First, the Kremlin has tightened its command over the “officially registered Cossacks,” thus sending a strong message to them about where things are headed. This has alienated many of them, while ensuring that those who do not join Putin’s pseudo-Cossacks will become more demanding (see EDM, January 22, 2021).
Second, Moscow is seeking to ensure that the Cossacks are counted as ethnic Russians during the 2021 census (delayed from 2020 because of the COVID-19 pandemic) rather than as a separate nation with its own rights. This sets the stage for yet more disputes about the status of the community after the results are released (see EDM, March 28, 2017; Yandex Zen, January 25, 2021).
And third, the Cossacks, who came relatively late to the internet, are now “very online,” using both social media and webpages to describe what they assert remains a largely “forgotten genocide.” Moreover, they insist that Cossacks and all people of good will must remember what happened, including the mass murders of men, mass rapes of women, and mass starvation of Cossacks in all age groups in what was, they assert, the first “ethnic cleansing” of the Soviet period (Facebook.com, , January 23). These bloggers and online personalities are urging both Cossacks and others to remember because, in their words, “the fate of the Cossacks is the fate of Russia”—a fate that may be linked to regular Russians but is wholly separate from the personal fortunes of the isolated current ruler in the Kremlin (Kavkaz Segodnya, January 22).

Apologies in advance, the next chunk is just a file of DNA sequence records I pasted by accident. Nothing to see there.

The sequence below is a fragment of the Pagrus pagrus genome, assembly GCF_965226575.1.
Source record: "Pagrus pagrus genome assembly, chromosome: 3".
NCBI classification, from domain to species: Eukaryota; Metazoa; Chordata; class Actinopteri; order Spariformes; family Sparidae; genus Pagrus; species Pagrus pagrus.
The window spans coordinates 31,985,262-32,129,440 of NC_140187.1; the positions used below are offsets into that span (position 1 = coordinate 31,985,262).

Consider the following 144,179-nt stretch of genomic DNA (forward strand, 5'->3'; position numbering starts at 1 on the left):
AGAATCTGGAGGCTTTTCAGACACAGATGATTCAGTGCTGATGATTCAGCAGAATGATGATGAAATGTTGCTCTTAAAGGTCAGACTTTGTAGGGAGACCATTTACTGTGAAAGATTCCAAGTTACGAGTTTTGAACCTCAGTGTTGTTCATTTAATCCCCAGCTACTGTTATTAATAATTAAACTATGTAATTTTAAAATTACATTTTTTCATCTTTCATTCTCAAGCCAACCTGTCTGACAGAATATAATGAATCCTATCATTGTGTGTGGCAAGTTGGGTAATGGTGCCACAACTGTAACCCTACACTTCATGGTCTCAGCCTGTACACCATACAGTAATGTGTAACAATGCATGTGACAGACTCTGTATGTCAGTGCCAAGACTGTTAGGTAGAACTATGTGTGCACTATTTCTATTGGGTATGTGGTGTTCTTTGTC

Recent events in Krasnodar (historically, Kuban) have shown just how extensively tensions among and concerning the Cossacks are now surfacing. On January 23, during the Russian opposition’s pro–Alexei Navalny protests and just one day before the anniversary of the Soviet de-Cossackization decree, someone defaced a local statue honoring a Cossack that had been erected earlier. The act of vandalism sparked a debate over whether this was a provocation by officials seeking to divide the protesters or whether it was intended to force the authorities to define their position on the Cossacks, “registered” or not. Lawyers for the Cossacks have brought suit in a regional court to try to find out. But what is already clear from the media coverage of the incident is that no court session is going to calm the situation or allow Moscow to continue to act as if it has all the Cossacks in its pocket (Kavkazr.com, January 26; Kuban24.tv, Slavakubani.ru, January 23).
At a minimum, more Cossacks are now going to be asking whether they can trust a regime that has still not consistently denounced the 1919 decree and could decide they must declare themselves Cossacks by nationality in the upcoming census. Some of them, in becoming more nationally self-conscious, may even seek the restoration of their national territories, something that could destabilize the already tense North Caucasus, or even demand that they be given a state either within or beyond the borders of the Russian Federation (see EDM, February 21, 2019).